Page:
Tradition and Ideals

I recently wrote a rambling and somewhat poorly structured essay exploring some thoughts I have been having regarding “ideal” liturgy and the nature of liturgical tradition. I wanted to get the ideas out, since the ideas are more important than literary quality, but I won’t have time in the next few days to really give it a good once-over for editing and coherence. So, I’m not publishing it here, but rather posting it at my own blog.

The basic idea is this: There is no such thing as ideal liturgical praxis, only a lived tradition. This means that rather then theorizing about what is the essential aspect of the ideal (the Proper texts, the original melodies, the Latin language), we rather must live with and live into the received tradition (Gregorian Chant, the Graduale Propers, Sacred Polyphony, etc) before we can even begin to think about what new treasures should find a place in the storehouse.

To speak of an ideal form of the Mass suggests that either there is some original source for the Mass music which we need recover, or that there is some etherworldly quintessential Mass which we must strive (failingly) to emulate, or that the celebration of Liturgy developed to its intended apex at some time in the past and the job of all liturgists since that time should have been the preservation of that climactic style. None of these is acceptable, though that last one seems pretty common among various branches of tradderrie.

The first-source of the Mass, the “ideal” which all celebrations of the Divine Liturgy point to, is the sacrifice of Calvary- a decidedly unmusical event.

Read “Tradition and Ideals” at my (other) blog…
(And if you do read it, feel free to offer any suggestions on tightening up a bit.)

2 Replies to “Tradition and Ideals”

  1. I'm commenting here rather than on your personal blog, but your comments on food bring to mind an equal-but-opposite error regarding "tradition" that comes to mind around this season in particular.

    Paraphrasing what you said about the food, the error you spoke of is trying to pinpoint some ideal version of the distant past and making that a basis for when something becomes "authentically" traditional, even though at the time it may have been an innovation. The example you gave is of people considering, say, pasta with tomato sauce as "authentically" traditional Italian, even though pasta came through cultural diffusion from China, and tomatoes originated from the New World. So a food we see as quintessentially Italian would have been a complete novelty just a few centuries ago. I think your point was that we often arbitrarily identify what is basically an accident of history as something somehow integral and inseparable from our notions of "tradition", simply because it's "old".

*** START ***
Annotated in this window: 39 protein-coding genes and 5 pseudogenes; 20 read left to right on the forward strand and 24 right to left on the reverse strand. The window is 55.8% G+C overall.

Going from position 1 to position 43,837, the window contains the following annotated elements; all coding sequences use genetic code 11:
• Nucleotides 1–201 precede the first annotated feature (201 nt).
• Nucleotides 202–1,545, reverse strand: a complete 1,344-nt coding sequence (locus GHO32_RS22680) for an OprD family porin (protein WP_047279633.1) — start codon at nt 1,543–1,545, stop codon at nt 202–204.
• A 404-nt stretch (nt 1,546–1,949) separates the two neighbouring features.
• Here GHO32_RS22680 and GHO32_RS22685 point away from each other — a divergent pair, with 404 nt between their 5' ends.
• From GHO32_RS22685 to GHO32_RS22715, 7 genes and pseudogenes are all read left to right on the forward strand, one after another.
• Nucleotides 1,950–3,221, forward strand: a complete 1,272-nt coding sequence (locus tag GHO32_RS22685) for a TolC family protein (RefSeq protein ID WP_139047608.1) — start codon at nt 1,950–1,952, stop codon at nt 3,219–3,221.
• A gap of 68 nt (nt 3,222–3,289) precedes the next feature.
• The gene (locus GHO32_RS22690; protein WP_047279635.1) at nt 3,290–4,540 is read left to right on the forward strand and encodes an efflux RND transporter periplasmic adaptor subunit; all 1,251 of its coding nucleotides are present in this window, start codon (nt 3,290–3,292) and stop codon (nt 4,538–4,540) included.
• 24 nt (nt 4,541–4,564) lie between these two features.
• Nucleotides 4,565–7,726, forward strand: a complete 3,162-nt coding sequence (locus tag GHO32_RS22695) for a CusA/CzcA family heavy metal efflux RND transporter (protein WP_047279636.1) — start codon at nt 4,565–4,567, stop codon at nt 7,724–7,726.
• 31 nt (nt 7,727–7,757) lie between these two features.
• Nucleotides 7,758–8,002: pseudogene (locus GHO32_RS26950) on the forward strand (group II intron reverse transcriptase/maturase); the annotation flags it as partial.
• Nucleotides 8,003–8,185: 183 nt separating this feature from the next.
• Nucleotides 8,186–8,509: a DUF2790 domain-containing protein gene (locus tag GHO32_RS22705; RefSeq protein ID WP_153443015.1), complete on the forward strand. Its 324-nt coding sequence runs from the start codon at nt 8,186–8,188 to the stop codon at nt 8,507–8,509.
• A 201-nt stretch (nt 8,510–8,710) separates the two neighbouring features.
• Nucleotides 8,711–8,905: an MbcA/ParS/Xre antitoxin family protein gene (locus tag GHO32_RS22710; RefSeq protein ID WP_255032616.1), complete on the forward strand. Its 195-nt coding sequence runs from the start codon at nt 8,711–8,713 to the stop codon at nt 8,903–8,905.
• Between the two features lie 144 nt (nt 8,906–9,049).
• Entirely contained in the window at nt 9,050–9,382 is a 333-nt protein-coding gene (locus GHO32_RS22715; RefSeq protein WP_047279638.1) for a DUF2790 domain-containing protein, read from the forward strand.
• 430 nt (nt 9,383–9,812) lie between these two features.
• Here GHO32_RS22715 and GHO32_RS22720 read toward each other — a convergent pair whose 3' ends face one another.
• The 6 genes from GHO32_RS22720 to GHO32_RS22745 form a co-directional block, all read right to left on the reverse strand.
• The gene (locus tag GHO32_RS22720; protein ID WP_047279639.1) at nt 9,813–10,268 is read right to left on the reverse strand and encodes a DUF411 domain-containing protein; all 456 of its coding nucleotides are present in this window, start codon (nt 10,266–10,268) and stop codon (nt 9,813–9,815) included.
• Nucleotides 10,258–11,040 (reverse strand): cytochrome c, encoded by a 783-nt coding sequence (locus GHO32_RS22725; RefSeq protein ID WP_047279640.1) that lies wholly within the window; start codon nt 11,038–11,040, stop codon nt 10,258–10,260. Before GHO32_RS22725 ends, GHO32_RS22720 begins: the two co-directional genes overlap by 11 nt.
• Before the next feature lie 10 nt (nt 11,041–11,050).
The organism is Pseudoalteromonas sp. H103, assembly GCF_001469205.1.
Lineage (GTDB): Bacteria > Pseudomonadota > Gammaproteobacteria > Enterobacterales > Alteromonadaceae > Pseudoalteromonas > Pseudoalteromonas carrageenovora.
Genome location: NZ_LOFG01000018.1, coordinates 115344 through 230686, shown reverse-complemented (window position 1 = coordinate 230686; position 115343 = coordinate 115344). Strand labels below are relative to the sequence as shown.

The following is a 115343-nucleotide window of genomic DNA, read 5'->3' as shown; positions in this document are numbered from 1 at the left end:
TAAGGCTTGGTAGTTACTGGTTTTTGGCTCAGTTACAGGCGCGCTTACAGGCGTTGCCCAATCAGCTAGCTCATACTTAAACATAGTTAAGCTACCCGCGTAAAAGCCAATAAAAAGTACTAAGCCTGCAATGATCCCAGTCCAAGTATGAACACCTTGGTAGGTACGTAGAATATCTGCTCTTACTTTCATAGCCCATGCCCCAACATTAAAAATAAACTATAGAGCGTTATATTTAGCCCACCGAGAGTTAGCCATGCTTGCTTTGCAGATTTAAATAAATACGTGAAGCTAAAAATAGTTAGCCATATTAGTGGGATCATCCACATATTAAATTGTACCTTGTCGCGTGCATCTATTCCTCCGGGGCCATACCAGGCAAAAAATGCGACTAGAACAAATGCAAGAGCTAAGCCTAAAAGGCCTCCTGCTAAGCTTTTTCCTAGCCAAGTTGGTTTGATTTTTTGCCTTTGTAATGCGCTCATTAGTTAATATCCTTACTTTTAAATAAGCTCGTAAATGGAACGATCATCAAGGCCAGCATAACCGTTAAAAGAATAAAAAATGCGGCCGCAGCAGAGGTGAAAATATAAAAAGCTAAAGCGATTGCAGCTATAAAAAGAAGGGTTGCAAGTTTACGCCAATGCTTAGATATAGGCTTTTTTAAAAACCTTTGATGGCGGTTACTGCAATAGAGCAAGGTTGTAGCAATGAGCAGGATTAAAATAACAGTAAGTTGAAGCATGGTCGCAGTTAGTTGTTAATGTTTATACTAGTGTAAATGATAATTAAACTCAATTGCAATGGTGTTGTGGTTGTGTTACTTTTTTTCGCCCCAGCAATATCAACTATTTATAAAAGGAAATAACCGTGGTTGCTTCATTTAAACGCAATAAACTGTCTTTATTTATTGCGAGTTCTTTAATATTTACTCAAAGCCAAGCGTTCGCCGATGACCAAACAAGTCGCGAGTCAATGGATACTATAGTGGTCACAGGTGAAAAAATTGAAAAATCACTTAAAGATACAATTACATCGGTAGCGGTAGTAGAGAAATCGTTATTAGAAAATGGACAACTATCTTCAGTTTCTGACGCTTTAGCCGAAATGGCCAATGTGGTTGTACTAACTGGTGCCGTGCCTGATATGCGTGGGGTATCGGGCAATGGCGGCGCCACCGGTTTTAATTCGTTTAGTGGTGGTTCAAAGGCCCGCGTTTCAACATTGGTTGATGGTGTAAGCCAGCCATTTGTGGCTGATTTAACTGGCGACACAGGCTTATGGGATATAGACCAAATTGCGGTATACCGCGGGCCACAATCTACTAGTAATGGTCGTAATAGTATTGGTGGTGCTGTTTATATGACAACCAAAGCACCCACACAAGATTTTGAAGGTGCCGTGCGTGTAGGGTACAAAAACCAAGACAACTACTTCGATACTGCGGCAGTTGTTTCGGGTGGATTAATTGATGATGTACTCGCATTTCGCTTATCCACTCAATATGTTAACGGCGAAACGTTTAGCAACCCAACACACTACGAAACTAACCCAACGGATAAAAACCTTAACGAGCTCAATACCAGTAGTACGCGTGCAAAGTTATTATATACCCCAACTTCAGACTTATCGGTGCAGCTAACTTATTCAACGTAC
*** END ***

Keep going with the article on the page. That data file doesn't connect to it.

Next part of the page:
The equal-and-opposite error I was thinking of is that we will also arbitrarily identify something as "tradition" simply because it's part of what our own subjective experience of something was from our youth, and in our attempts to recreate that subjective experience for ourselves, we label it a "tradition" and pass on our attachments to younger generations. I suppose this is how all traditions get started, really, but it can have pernicious effects.

    The cultural (rather than liturgical) expression of this is what we see in our Christmas season so-called "traditions". Having been accosted with those for weeks already, I can't help but think how MUCH of what we consider "traditional" really only dates back to the early childhoods of our parents or grandparents, and they're often the result of marketing campaigns *designed* to make people develop an emotional attachment. Christmas tree pickle ornaments, for example, are said to be an old German tradition, but likely only date back to about 1900, the "tradition" having been invented to sell a style of tree decoration that no one wanted to buy. (A glass pickle, really?) Sitting on Santa's lap was Macy's way to guilt-tripping parents into over-indulging in gifts for their children. Rudolph the Red-Nosed Reindeer was a Montgomery Ward ad campaign. Frosty the Snowman was written because Gene Autry had made a hit recording of Rudolph and he wanted another best-selling single the following year.